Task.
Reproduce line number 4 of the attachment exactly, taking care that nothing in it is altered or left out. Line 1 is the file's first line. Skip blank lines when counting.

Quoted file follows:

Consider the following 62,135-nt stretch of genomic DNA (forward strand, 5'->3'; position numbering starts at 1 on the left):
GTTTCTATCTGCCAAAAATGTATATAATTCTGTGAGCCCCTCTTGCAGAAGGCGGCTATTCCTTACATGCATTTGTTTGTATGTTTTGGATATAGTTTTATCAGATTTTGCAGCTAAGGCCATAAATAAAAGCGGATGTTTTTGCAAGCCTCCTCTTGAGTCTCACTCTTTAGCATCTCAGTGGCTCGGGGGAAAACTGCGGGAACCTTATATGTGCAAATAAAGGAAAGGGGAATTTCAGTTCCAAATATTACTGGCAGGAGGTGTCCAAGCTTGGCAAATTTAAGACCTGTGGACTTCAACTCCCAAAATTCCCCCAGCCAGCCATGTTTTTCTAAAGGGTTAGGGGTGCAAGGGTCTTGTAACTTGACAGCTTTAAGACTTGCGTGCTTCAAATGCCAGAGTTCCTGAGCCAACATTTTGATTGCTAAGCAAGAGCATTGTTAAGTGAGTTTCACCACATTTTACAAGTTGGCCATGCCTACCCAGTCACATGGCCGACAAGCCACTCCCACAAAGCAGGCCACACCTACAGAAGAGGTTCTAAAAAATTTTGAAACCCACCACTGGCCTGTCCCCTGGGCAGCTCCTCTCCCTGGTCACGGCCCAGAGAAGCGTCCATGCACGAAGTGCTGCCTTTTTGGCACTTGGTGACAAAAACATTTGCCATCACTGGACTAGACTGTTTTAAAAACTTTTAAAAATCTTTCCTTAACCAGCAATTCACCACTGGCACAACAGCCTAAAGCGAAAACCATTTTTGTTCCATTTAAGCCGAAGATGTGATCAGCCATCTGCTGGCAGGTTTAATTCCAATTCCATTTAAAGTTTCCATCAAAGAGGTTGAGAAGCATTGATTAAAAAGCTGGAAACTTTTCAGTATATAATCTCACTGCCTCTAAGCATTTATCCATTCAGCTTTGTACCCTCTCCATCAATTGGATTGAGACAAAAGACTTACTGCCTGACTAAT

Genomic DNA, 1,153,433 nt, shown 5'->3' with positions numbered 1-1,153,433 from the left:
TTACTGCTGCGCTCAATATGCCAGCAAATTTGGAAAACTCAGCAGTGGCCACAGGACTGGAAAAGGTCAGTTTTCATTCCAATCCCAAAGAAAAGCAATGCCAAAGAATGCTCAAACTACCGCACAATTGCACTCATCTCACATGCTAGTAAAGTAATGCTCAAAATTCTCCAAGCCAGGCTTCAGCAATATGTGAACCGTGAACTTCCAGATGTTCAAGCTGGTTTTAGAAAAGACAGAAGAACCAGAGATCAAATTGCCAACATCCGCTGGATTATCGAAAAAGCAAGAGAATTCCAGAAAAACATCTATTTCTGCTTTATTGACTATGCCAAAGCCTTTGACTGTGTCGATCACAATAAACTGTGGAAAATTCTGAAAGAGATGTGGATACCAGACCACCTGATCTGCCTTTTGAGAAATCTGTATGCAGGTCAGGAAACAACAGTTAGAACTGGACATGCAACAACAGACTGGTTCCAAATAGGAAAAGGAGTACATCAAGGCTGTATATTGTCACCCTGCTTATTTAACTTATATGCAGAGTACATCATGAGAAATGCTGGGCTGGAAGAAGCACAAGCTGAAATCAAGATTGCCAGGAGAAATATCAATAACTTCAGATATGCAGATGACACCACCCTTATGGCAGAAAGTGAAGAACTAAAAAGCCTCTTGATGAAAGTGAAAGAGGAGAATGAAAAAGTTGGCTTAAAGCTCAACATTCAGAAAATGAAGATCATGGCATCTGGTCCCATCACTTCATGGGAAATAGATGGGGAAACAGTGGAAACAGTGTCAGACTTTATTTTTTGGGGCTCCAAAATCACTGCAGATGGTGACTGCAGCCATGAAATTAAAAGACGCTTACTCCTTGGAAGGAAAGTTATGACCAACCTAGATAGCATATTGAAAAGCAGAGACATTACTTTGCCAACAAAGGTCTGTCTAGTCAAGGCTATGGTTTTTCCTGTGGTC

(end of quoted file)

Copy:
TTACTGCTGCGCTCAATATGCCAGCAAATTTGGAAAACTCAGCAGTGGCCACAGGACTGGAAAAGGTCAGTTTTCATTCCAATCCCAAAGAAAAGCAATGCCAAAGAATGCTCAAACTACCGCACAATTGCACTCATCTCACATGCTAGTAAAGTAATGCTCAAAATTCTCCAAGCCAGGCTTCAGCAATATGTGAACCGTGAACTTCCAGATGTTCAAGCTGGTTTTAGAAAAGACAGAAGAACCAGAGATCAAATTGCCAACATCCGCTGGATTATCGAAAAAGCAAGAGAATTCCAGAAAAACATCTATTTCTGCTTTATTGACTATGCCAAAGCCTTTGACTGTGTCGATCACAATAAACTGTGGAAAATTCTGAAAGAGATGTGGATACCAGACCACCTGATCTGCCTTTTGAGAAATCTGTATGCAGGTCAGGAAACAACAGTTAGAACTGGACATGCAACAACAGACTGGTTCCAAATAGGAAAAGGAGTACATCAAGGCTGTATATTGTCACCCTGCTTATTTAACTTATATGCAGAGTACATCATGAGAAATGCTGGGCTGGAAGAAGCACAAGCTGAAATCAAGATTGCCAGGAGAAATATCAATAACTTCAGATATGCAGATGACACCACCCTTATGGCAGAAAGTGAAGAACTAAAAAGCCTCTTGATGAAAGTGAAAGAGGAGAATGAAAAAGTTGGCTTAAAGCTCAACATTCAGAAAATGAAGATCATGGCATCTGGTCCCATCACTTCATGGGAAATAGATGGGGAAACAGTGGAAACAGTGTCAGACTTTATTTTTTGGGGCTCCAAAATCACTGCAGATGGTGACTGCAGCCATGAAATTAAAAGACGCTTACTCCTTGGAAGGAAAGTTATGACCAACCTAGATAGCATATTGAAAAGCAGAGACATTACTTTGCCAACAAAGGTCTGTCTAGTCAAGGCTATGGTTTTTCCTGTGGTC